Big news in the NWSL last week, as the league appointed Lisa Baird commissioner. She’s taking over the top league executive position after working at New York Public Radio, the United States Olympic and Paralympic Committee, the NFL and a series of internationally-known Fortune 500 companies.
Baird begins her position next week, and her background in business, sports and sports business has led to initial reviews being positive about her resumé. Time will tell, but here’s hoping she can help develop the league’s growth.
The NWSL is entering its eighth season of existence this year, and from a local perspective, one cold fact remains true: There is no team in California. Not just Los Angeles, from the hippie woods in NorCal, to the border with Mexico, there’s no pro first-division women’s soccer team in this state.
WIth the league playing with nine teams again this season, with Louisville set to kick off in 2021, how is the expansion picture looking for the league with the new commissioner coming aboard? No surprises that Baird did not have many specifics when asked about it during a conference call with reporters last week alongside Chicago Red Stars owner Arnim Whisler.
“You know, it’s too early for me to comment on that, but I think I’m going to just reinforce two things Arnim said that I believe,” Baird said. “...It’s having a passionate and committed group of owners that want to grow the women’s game in the United States. That to me is the first and most important aspect of it. Whether they are independent owners, or connected to another professional club or MLS or whoever in the United States.
“But I will say this, it was something I learned at the NFL, there’s a real power in a diversity of ownership and their perspective. I’ve only been interacting with the current owners for a short time, but I’ve been very impressed with the fact that an independent owner who’s been a longtime owner in the league can have an incredibly powerful impact, in the same way that someone who’s associated with [a] pro [team] because they bring a diverse point of view, and they’re all united with a common love and passion of the game, and a common purpose of growing it. Again, I’m going to be meeting with owners, and spending a lot of time with them in the early days of the season and I’m sure I’ll develop my own point of view soon enough. But right now I’m in listening mode.”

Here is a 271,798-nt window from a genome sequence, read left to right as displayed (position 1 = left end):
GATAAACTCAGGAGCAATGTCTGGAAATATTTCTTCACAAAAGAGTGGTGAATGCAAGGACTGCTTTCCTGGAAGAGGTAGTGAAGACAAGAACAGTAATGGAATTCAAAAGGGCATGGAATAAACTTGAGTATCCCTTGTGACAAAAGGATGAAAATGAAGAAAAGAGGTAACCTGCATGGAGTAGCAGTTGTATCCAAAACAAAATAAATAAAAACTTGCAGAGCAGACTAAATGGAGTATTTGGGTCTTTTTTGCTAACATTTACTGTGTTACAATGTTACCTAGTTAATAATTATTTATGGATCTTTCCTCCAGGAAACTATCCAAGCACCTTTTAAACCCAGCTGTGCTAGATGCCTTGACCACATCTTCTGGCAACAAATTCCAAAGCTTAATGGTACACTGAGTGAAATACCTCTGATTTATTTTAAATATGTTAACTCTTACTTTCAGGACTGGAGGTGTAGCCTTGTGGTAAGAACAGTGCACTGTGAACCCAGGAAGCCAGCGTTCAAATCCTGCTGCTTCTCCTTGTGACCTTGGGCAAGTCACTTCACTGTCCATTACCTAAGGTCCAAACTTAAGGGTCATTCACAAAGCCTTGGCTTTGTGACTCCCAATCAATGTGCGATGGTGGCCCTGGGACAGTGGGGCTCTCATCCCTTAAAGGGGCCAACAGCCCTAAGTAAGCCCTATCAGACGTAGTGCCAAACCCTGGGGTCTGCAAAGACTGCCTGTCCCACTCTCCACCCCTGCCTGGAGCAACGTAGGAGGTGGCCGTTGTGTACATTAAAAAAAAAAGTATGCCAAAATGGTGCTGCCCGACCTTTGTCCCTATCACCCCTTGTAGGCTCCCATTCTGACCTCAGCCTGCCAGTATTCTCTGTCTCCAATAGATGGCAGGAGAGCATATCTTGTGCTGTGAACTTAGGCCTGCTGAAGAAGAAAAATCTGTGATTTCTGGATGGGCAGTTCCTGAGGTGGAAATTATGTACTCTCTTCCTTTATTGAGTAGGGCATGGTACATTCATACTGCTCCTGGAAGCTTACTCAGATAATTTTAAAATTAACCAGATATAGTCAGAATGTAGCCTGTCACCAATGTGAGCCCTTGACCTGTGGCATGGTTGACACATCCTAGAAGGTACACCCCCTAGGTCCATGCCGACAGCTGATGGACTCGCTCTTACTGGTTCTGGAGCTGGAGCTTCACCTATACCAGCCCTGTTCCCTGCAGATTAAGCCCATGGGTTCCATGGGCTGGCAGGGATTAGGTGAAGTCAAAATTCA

Fortunately, Whisler offered some more details about the current expansion scene, although he did not specify any potential expansion markets or interested ownership groups inquiring about buying in.
“Just one more word about expansion: We’re very aligned as a board and some of this has been said publicly — we believe 14 teams is a pretty good near-term target from a competitive parity standpoint. We’re not sure how far we can go beyond that, and how fast, but we’ve slow-walked things a little bit, to make sure the new commissioner, Lisa, can be in place and with us. But I will say, we’re at 10 teams, Louisville’s announced, will play next year.
“And the four to go, I can tell you, that’s going fast and we have far more teams that want in than spots available. We have a lot of discussions going on and a lot of decisions about geography, the type of owner, the long-term commitment and what it means to be a long-term committed owner. But it’s a really bright, exciting time, from broadcast, to expansion, to what we think we’re going to be able to do to improve compensation and other player amenities that keep us at the forefront of the global women’s leagues. It’s a very exciting time and we’re thrilled to have Lisa in place to weigh in early rather than inherit some things.”
If you’re particularly wondering where LAFC fits in all of this, that’s a good question. After plenty of chatter around the time the men’s team launched in 2018 that NWSL was coming, winks and nudges and such have dried up. A grassroots movement is underway to lobby support for a team in Los Angeles, and they’re doing a good job so far of building that popular momentum to hopefully tip the balance, for LAFC or some other owner. They paid for a Mia Hamm cameo recently to see what she would say about LAFC getting into NWSL, and the LAFC co-owner said positive things, as she’s done all along:
Happy National Girls & Women In Sports Day!— NWSL_LA (@NWSL_LA) February 6, 2020
Here's a quick message from one of our future NWSL LA owners: Mia Hamm-Garciaparra. (Hopefully )
Thank you, Mia, for always inspiring women & girls in sports! We're eagerly awaiting some big moves on the NWSL front. #NGWSD pic.twitter.com/Y1TAO1jPJd
But that’s the lay of the land for now — expansion talks are heating up, a league owner claims more than four groups are interested, but specific locations are not known. You would think California has to be in the mix for one, possible two of those teams, but you know, we’ve been disappointed before on this front. We’ll keep you posted.
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